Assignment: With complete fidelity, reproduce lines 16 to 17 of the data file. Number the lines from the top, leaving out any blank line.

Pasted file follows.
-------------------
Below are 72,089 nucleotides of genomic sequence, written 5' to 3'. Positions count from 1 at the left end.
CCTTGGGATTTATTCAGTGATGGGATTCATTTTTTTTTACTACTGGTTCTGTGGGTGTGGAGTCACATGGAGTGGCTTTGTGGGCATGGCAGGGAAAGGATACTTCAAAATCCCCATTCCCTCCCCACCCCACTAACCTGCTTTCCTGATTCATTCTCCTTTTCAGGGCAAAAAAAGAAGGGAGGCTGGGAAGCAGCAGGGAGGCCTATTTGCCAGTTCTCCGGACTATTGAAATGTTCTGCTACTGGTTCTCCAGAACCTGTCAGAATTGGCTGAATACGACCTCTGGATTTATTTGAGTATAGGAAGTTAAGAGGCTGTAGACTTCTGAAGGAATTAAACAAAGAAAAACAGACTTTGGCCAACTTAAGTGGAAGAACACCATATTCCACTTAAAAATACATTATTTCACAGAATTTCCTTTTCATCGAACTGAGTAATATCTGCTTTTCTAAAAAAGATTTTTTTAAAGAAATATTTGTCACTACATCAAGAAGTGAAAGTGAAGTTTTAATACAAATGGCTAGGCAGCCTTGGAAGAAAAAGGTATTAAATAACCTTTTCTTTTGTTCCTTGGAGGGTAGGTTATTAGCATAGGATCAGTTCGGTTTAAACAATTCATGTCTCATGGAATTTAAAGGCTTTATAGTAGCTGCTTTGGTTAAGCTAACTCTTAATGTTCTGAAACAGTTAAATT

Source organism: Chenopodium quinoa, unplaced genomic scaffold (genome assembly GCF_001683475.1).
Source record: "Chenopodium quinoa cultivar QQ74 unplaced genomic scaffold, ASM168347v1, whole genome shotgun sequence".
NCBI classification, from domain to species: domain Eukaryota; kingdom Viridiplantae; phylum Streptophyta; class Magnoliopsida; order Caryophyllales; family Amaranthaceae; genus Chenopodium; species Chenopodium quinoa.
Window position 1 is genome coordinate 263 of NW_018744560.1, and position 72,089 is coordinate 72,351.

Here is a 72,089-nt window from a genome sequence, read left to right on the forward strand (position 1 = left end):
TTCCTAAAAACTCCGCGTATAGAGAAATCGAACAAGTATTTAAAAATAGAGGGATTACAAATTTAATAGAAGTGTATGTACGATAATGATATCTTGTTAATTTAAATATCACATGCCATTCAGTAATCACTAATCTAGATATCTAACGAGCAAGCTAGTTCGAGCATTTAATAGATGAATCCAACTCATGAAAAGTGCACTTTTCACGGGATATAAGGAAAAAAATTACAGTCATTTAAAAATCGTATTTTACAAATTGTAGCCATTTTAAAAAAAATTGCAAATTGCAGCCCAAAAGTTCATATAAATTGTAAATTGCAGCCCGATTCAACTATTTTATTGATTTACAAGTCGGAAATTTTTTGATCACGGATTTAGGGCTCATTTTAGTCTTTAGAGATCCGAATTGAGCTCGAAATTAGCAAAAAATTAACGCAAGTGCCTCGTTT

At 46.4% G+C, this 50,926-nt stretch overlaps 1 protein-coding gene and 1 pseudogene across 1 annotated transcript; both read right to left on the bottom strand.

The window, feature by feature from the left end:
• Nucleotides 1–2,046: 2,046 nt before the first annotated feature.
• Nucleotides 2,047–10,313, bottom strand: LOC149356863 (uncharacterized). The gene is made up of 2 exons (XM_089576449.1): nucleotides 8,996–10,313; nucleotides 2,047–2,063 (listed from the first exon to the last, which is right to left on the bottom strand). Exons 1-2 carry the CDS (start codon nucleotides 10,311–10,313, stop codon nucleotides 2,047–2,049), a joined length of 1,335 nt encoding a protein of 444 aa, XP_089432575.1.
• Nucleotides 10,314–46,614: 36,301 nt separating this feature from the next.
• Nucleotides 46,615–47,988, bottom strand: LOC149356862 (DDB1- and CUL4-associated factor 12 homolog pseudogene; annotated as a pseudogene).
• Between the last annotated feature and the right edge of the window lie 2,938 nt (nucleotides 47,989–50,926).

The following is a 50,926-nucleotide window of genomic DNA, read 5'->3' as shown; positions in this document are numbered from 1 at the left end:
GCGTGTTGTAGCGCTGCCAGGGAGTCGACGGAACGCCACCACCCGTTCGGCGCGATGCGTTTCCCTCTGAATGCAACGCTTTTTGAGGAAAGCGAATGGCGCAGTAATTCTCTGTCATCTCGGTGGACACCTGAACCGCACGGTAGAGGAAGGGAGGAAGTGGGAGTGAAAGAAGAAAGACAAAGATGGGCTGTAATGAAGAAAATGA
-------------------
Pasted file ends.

The following is a 50,926-nucleotide window of genomic DNA, read 5'->3' as shown; positions in this document are numbered from 1 at the left end:
GCGTGTTGTAGCGCTGCCAGGGAGTCGACGGAACGCCACCACCCGTTCGGCGCGATGCGTTTCCCTCTGAATGCAACGCTTTTTGAGGAAAGCGAATGGCGCAGTAATTCTCTGTCATCTCGGTGGACACCTGAACCGCACGGTAGAGGAAGGGAGGAAGTGGGAGTGAAAGAAGAAAGACAAAGATGGGCTGTAATGAAGAAAATGA